The basement floor of Ashland's Paddington Station was once, of all things, the town mortuary.

The basement floor of Paddington Station was once, of all things, the town mortuary. When Pam Hammond moved here from Los Angeles in 1993, it was still being run like one.

"The store was going through a weak spot," Hammond said. "Sales were deteriorating, the stock levels were low, and the content was weak."

She and her husband, Don, bought Paddington Station that same year. They restructured the store, clearing out underselling merchandise, holding sales and putting on promotional events. Slowly but surely, they built up their inventory.

Now, more than a decade and a half later, the former morgue has never been so lively.

The Hammonds are thriving at a time when many business owners — across Ashland, the state and the rest of the country — are struggling to keep their doors open. Sales have quadrupled since they took over, which allowed them to add more employees and diversify their inventory.

Paddington Station is one of Ashland's few true emporiums, selling everything from nightwear to kitchenware, books, bath soaps and toys. As the recession cuts into customers' wallets, sales are not declining but rather shifting, and some items in the store are selling better than others. Small accessories like jewelry continue to drive profits. Though not essential items, Pam Hammond says they are doing well because they offer people "a nice pick-me-up" during hard times.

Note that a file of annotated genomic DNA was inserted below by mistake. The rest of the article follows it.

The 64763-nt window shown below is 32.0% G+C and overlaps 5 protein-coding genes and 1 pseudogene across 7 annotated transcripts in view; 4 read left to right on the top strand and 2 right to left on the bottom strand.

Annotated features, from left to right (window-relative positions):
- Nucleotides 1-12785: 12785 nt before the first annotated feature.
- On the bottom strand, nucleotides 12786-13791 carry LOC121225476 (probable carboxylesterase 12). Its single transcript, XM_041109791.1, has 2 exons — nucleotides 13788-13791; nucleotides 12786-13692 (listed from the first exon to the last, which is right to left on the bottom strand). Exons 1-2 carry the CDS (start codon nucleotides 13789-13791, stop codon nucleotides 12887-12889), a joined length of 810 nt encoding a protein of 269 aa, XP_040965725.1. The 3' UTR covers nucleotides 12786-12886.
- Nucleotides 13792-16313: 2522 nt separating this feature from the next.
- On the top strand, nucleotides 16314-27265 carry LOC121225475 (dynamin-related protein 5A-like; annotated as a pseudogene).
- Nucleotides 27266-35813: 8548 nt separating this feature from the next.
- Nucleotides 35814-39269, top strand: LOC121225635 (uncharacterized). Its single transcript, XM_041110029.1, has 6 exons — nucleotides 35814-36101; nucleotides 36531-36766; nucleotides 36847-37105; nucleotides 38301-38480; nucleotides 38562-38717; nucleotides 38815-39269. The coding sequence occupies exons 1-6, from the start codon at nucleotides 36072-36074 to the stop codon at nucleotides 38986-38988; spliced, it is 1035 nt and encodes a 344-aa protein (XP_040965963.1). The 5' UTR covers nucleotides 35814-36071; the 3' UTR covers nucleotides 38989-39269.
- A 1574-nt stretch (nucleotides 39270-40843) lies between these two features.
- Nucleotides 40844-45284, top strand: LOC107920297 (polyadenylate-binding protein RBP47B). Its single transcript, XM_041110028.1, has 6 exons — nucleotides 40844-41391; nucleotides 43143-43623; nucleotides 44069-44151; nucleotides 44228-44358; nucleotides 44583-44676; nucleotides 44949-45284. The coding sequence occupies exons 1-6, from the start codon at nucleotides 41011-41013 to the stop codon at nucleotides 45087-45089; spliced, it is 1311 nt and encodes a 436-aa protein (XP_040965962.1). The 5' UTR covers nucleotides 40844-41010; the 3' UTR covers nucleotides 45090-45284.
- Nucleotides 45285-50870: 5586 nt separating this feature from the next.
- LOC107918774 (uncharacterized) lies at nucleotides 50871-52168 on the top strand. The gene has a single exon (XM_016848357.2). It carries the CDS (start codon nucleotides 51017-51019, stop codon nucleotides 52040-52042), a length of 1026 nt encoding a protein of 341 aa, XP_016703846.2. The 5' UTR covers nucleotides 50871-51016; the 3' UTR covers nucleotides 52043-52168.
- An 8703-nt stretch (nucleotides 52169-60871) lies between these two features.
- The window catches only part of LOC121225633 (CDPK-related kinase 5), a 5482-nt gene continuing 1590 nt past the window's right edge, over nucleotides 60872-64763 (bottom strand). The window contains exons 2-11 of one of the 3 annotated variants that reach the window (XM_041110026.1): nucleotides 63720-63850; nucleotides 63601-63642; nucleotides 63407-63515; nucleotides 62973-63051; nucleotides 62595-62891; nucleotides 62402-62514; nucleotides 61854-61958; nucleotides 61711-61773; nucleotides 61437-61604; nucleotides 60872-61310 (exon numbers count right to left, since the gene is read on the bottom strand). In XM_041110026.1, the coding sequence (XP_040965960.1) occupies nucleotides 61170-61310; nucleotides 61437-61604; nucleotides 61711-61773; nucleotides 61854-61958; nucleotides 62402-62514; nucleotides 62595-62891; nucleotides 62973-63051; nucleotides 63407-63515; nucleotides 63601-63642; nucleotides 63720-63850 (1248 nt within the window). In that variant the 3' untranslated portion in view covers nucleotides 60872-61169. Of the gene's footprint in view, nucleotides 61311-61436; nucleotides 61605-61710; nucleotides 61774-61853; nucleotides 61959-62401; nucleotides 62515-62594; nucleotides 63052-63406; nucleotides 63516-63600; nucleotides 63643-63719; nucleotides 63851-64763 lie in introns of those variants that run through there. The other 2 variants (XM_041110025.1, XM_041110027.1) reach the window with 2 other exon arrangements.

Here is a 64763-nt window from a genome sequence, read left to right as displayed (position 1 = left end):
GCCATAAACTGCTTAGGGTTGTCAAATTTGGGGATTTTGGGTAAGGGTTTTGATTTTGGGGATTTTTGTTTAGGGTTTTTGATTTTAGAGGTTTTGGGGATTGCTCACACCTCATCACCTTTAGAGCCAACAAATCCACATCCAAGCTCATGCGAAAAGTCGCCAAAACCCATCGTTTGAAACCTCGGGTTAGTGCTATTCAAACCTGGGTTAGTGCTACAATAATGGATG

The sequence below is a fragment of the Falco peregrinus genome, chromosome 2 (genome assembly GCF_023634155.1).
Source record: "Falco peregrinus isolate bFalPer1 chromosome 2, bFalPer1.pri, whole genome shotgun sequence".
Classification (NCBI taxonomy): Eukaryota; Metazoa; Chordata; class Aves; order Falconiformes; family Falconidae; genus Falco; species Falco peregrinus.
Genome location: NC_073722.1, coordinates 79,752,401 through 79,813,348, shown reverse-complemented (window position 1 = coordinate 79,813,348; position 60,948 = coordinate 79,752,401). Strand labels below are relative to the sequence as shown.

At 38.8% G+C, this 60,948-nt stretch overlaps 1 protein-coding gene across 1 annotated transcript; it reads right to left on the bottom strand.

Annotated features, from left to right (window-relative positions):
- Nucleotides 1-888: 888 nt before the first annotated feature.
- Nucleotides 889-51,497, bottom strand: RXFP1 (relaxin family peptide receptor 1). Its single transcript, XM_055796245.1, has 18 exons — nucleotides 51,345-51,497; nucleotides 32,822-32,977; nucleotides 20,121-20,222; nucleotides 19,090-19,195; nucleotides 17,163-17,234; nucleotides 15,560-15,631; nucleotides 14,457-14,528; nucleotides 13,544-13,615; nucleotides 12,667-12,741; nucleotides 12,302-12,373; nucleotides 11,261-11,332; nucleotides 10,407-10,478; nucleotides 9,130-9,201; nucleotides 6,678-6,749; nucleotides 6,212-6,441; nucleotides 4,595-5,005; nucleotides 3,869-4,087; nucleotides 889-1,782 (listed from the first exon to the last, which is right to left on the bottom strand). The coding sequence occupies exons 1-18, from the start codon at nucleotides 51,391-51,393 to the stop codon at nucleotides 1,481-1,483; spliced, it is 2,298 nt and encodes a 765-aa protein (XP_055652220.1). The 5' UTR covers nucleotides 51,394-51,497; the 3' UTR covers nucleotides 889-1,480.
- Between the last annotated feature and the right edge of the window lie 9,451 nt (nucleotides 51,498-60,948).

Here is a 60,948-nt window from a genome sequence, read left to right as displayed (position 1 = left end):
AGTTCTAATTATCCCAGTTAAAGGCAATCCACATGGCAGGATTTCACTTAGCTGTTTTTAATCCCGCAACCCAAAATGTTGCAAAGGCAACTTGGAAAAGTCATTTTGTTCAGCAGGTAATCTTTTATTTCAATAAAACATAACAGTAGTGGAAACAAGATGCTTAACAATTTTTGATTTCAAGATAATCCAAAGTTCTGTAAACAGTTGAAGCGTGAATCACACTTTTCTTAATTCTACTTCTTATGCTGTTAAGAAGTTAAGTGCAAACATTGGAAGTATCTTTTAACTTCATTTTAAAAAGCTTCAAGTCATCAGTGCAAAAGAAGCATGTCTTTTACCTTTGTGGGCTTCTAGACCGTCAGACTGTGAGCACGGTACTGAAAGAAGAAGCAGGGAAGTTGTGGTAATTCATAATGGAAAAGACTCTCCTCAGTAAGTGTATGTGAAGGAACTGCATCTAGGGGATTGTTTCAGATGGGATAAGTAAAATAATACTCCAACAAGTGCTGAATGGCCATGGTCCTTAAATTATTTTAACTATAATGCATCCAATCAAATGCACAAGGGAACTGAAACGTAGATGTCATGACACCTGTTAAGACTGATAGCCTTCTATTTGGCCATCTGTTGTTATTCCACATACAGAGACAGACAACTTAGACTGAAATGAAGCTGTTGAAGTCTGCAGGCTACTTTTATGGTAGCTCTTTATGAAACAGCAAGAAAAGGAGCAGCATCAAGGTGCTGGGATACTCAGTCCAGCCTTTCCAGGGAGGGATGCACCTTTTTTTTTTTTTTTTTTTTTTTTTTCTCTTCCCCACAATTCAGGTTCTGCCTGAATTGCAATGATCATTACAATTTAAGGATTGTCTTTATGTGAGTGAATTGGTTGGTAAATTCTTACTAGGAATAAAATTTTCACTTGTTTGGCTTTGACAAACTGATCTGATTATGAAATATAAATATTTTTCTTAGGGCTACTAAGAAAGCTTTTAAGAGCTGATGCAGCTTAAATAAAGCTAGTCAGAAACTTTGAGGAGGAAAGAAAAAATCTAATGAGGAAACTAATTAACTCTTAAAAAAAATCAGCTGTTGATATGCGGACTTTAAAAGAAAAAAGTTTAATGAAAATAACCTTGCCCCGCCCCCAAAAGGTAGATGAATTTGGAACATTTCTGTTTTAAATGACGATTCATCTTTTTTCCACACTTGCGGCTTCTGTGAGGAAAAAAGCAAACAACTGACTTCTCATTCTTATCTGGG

"Maybe you can't afford a whole outfit, but a new necklace or a scarf or a purse, that's a nice satisfaction and maybe what you're going to do to update your wardrobe," she said.

Kitchen appliances are selling just as well. Mrs. Hammond said that as families' budgets shrink, they are dining out less and cooking at home more, which has increased the demand for pots and pans.

While it may seem like common sense, keeping in touch with customers' needs is one of the most difficult — but important — parts of running a successful business, according to Hammond.

"It's about studying your numbers," Hammond said, "keeping good records, having a good idea of where your stock levels are in your departments and making sure you are feeding the ones that are performing better than others."

Their efficient management has allowed them to grow, and they want to take Paddington Station to the World Wide Web in the next 18 months, doing the kind of e-commerce that could take their profits to new levels.

But as long as other businesses falter, the Hammonds say they cannot take full pride in their success.

"We feel a real connection to Ashland and are invested in the community," Pam Hammond said. "It's our home, and we want it to be a vibrant community." Paddington Station continues its tradition of holding free events for the public each month. The Easter Bunny visited on April 4, and Paddington's owners hope events like these will foster a sense of community during hard times.

In the meantime, Hammond remains cautiously optimistic about the future of Paddington Station. She sees running a business during economic downturns as a challenge that everyone must overcome.

"I think with any good challenge you find ways to develop strategies to be successful," she said. For 16 years she has done just that. And she does not want to let up any time soon.